Lauroua P, Ferrer AM, Guerin V. Successful major and minor surgery using factor VIII inhibitor bypassing activity in patients with haemophilia A and inhibitors

Centre Régional de Traitement de l'Hémophilie, Groupe Hospitalier Pellegrin, Centre Hospitalier Universitaire de Bordeaux, Bordeaux, France.
Haemophilia (Impact Factor: 2.6). 08/2009; 15(6):1300-7. DOI: 10.1111/j.1365-2516.2008.01873.x
Source: PubMed


Surgeries are being increasingly performed in patients with haemophilia A and high-titre inhibitors. Optimal bypassing agent regimens need further delineation. Data pertaining to surgeries from 1989 to 2004 at a single centre were retrospectively analysed. Patients received a standardized factor eight inhibitor bypassing activity (FEIBA) dose for both major and minor elective or emergency surgeries. The standard FEIBA dose was 70 U kg(-1) per infusion. FEIBA was infused at 9 and 1 h before and 8 h after operation. Infusions were routinely repeated every 8 h afterward. Haemostatic efficacy was assessed on the basis of blood loss, occurrence of haematoma and transfusion requirements. Seven adult patients underwent a total of 12 operations: 10 major and two minor. Ten procedures were elective. The median cumulative numbers of infusions and days of therapy were 46 and 17, respectively. Cumulative total FEIBA consumption was a median of 3185 U kg(-1). Observed blood losses, haematoma incidence and transfusion requirements were comparable to those expected for noncoagulopathic patients undergoing similar procedures. The only large haematoma occurred after a hip prosthesis operation and resolved under continuing FEIBA treatment. There were no cases of disseminated intravascular coagulation or other thromboembolic complications. FEIBA provides an effective and safe first-line peri- and postoperative haemostatic therapy for patients with haemophilia A and inhibitors, allowing both major and minor operations to be successfully performed.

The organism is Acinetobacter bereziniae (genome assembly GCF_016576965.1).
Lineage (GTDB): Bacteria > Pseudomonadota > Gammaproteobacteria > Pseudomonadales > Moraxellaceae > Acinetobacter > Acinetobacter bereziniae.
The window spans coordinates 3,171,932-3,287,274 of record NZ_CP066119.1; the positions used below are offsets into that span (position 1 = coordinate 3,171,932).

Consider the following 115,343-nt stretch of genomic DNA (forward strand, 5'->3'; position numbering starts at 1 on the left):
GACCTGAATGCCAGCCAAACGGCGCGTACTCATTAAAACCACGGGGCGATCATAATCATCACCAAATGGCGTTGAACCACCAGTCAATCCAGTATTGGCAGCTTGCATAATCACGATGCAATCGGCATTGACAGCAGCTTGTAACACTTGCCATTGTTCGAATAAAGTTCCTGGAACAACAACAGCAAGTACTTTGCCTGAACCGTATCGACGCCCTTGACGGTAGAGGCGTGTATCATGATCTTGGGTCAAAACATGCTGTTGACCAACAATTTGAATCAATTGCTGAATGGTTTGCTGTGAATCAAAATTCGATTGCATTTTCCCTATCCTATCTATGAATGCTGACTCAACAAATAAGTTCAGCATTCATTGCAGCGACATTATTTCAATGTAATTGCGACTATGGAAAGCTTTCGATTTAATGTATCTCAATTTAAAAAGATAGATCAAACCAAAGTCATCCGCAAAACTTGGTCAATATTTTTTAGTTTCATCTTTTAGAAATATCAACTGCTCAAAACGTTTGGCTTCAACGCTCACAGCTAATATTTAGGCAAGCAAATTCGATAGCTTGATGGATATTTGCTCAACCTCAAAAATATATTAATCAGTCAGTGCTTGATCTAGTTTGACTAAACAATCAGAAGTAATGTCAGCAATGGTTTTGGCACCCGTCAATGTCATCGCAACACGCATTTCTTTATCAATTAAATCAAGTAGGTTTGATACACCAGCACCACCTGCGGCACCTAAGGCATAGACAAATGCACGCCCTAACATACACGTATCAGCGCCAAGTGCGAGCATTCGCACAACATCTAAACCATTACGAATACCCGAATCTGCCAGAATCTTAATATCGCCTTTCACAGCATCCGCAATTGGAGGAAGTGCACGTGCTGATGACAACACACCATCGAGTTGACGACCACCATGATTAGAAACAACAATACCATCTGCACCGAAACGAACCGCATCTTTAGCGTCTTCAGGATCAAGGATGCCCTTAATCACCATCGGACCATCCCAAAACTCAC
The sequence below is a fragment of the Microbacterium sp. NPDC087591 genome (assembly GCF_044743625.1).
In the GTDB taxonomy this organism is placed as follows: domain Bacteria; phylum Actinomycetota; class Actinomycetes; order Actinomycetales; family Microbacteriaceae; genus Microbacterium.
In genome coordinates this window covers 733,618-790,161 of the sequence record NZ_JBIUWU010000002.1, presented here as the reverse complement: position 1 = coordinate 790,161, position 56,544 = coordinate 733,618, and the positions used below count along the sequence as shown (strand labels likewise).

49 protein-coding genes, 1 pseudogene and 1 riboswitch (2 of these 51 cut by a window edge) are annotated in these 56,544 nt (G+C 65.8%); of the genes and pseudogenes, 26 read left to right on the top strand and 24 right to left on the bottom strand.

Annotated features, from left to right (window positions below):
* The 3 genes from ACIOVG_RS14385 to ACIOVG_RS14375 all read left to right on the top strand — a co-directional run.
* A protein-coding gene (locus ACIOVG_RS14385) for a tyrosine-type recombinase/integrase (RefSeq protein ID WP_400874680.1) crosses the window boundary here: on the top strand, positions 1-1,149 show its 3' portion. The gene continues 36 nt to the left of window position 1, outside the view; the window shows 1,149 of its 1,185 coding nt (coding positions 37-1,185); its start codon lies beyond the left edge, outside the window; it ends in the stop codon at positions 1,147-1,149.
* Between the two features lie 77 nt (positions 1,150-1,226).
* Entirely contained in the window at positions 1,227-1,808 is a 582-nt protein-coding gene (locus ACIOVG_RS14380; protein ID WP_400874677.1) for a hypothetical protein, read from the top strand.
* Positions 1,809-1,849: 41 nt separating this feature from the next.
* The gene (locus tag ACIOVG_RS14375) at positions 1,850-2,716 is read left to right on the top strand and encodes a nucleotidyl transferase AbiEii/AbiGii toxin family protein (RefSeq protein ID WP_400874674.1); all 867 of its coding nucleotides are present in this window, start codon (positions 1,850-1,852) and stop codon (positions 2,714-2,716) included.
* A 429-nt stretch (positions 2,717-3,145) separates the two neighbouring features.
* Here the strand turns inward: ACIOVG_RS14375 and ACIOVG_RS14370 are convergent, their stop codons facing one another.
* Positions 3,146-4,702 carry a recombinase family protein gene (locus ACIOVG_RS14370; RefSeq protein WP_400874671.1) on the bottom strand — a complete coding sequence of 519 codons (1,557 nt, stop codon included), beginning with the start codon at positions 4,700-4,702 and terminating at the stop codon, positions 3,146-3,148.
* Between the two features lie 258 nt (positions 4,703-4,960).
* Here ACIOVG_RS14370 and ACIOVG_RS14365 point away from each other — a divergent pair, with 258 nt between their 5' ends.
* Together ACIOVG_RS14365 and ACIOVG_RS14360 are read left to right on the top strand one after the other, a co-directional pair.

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    ABSTRACT:   This report evaluates the haemostatic efficacy of recombinant factor VIIa (rFVIIa) and activated prothrombin complex concentrate (APCC) in patients with haemophilia and high responding inhibitors who underwent major and minor surgery. Data pertaining to surgeries from 2001 to 2009 at a single centre were retrospectively analysed. During this period, 53 surgical procedures were performed in 30 haemophiliacs with high responding inhibitors. Mean age was 16.2±9.4 years. Eleven major surgeries in 4 patients, 41 radioisotope synovectomies (RS) and one circumcision classified as minor surgery in 28 patients were performed. Among the major surgery procedures, four were treated with rFVIIa, five with APCC and two with sequential use of APCC and rFVIIa. We used rFVIIa at the dosage of 80-120 μg kg(-1) every 2 h and APCC 100 IU kg(-1) every 12 h for the major surgery. When performing RS, we used rFVIIa in 18 patients with 26 target joints and APCC in 9 patients with 15 target joints. Three consecutive doses of rFVIIa (90 μg kg(-1) ) were used at 2-h intervals followed by additional three doses at 6-h intervals. The initial dose of APCC was 75 IU kg(-1) followed by a second and third dose of 50 IU kg(-1) at 12-h intervals. APCC and rFVIIa demonstrated excellent efficacy in our major and minor surgical interventions [100% (22/22) and 94% (31/33), respectively]. We had only two bleeding complications with rFVIIa. There were no thromboembolic complications. APCC and rFVIIa provide an effective and safe first line haemostatic therapy for inhibitor-positive haemophiliacs, allowing both major and minor surgery to be successfully performed.
    Haemophilia 11/2010; 16(6):902-9. DOI:10.1111/j.1365-2516.2010.02329.x · 2.60 Impact Factor
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